Often, the most important concern for a landowner facing a cost recovery action is not liability, but rather insurance coverage. And then, the question may not be “is it covered” but “how much am I covered for?” On August 9, 2012, the California Supreme Court issued its opinon in California v. Continental Insurance Co.. No. S170560 (Ca. Aug. 9, 2012), providing some comfort to parties locked in expensive clean-up battles.
From 1956 to 1971, the State of California owned and operated the Stringfellow Acid Pits waste site. In 1998, a federal court found that California was liable for all past and future clean-up costs at the site, somewhere between $50 and $700 million. California thus turned for indemnification to the insurance companies who had issued excess commercial liability policies from 1964 to 1976, a time period during which the parties stipulated that there was continuous property damage.
The trial court that heard the matter held that while each carrier could be liable for injuries occuring not only during, but also outside of its policy period(s), the policies themselves could not be “stacked” or combined. Rather, California was limited to pursuing one carrier and recovering only up to the limits of that one policy. The Court of Appeal affirmed in part and reversed in part, agreeing with the trial court that each insurer could be held liable for the continuing property damage that had occurred even outside of their policy periods, but also held that the policies in question could be stacked such that the sums available to California consisted of the combined policy limits of all of the policies.
California Supeme Court affirmed the Court of Appeal. With respect to the applicable time periods, the Court rejected the pro rata methodology used in several states, wherein each insurance company is liable for only its pro rata share (in its simplest form, based upon the length of time its insurance was in effect). Instead, the Court held that “all sums” language is not limited to the damages which may accrue only during the policy period, but rather all amounts the insured “shall become obligated to pay” as a result of a triggering event.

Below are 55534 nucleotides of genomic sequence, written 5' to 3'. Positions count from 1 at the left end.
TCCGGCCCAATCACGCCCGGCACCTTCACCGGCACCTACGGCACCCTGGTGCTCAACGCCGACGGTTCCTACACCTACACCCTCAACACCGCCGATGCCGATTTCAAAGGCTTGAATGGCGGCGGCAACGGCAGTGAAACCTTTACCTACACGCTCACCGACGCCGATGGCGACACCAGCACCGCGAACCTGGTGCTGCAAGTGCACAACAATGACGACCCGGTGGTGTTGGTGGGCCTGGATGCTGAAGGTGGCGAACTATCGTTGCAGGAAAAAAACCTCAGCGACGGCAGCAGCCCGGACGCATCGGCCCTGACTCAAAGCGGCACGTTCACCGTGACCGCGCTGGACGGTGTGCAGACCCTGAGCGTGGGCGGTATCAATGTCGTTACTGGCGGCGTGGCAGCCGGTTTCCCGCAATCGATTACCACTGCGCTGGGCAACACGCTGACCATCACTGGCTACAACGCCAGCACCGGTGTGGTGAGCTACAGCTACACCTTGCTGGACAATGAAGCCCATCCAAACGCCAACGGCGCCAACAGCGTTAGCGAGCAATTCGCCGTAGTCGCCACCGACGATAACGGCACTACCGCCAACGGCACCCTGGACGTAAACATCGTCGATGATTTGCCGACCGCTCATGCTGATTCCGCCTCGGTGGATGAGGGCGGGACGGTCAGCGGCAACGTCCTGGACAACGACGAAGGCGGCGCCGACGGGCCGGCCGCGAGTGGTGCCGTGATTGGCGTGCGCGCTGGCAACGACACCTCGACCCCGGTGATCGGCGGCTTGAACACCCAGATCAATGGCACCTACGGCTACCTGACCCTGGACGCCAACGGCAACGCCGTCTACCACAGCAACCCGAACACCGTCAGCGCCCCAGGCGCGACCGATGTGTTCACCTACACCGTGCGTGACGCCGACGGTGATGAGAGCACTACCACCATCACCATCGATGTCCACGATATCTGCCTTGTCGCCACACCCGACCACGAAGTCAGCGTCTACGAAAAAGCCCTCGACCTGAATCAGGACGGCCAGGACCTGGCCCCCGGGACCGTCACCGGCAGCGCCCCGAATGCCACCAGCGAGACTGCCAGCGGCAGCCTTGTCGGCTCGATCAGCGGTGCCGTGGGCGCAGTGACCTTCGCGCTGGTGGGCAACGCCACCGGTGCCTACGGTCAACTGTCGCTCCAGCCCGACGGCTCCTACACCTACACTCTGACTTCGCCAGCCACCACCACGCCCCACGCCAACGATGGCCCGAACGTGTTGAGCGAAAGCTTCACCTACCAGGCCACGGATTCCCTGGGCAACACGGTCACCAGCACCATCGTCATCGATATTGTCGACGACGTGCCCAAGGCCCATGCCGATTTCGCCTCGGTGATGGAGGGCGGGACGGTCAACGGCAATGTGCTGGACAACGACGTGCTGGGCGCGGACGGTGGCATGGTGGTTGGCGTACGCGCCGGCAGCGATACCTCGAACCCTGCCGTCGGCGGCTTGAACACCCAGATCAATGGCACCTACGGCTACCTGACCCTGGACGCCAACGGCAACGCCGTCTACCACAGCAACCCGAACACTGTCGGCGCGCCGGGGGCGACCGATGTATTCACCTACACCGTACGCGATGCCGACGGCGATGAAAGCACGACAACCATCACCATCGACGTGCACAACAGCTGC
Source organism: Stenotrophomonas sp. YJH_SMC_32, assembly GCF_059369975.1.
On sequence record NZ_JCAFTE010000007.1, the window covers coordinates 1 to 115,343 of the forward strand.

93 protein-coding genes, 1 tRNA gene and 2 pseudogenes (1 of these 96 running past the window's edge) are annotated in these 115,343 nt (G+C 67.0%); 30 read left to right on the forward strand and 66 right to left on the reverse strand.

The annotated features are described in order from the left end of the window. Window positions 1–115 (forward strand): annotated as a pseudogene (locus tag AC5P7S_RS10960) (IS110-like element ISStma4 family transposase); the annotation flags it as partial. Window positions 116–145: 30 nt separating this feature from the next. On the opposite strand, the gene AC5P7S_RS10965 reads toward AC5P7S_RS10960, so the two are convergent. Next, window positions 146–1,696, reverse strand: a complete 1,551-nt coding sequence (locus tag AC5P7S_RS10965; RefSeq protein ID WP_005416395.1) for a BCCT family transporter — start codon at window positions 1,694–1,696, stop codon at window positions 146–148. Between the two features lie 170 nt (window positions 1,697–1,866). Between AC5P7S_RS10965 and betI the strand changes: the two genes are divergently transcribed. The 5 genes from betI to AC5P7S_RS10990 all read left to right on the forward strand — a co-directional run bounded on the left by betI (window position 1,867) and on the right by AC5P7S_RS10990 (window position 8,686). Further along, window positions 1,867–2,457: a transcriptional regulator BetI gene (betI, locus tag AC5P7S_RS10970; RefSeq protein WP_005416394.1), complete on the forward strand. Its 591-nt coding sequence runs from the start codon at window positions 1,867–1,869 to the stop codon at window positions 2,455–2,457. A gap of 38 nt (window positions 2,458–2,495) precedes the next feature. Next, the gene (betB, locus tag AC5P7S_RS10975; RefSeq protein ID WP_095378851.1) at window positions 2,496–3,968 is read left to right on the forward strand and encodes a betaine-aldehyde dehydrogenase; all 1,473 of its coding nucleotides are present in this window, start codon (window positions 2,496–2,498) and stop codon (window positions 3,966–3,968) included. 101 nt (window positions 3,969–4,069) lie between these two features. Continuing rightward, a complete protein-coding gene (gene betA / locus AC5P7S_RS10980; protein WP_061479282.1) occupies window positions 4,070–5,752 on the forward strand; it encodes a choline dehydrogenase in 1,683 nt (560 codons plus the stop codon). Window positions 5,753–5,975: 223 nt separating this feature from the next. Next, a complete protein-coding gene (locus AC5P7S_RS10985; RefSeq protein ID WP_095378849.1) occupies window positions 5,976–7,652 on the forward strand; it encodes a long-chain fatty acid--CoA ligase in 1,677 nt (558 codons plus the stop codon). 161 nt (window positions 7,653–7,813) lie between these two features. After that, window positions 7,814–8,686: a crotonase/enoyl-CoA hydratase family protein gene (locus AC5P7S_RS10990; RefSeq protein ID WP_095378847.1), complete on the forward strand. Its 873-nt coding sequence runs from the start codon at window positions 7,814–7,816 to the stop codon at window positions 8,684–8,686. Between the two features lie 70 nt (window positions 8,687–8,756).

Turning to the stacking issue, the Court then went further, deciding that since all of the policies covered the property damage at issue, they were all available to California. Relying in part on the Pennsylvania case of J.H. France Refractories Co. v. Allstate Ins. Co., 626 A.2d 502 (Pa. 1993), the Court opined that the stacking rule “means that the insured has immediate access to the insurance it purchased,” receiving exactly what it has paid for. Additionally, the Court noted that the all-sums-with-stacking rule “resolves the question of insurance coverage as equitably as possible, . . . comports with the parties’ reasonable expectations, [and] ascertains each insurer’s liability with comparatively uncomplicated calculation.” Which means that determining the amount of insurance coverage available to a PRP in California may be the only “uncomplicated calculation” in any environmental recovery case.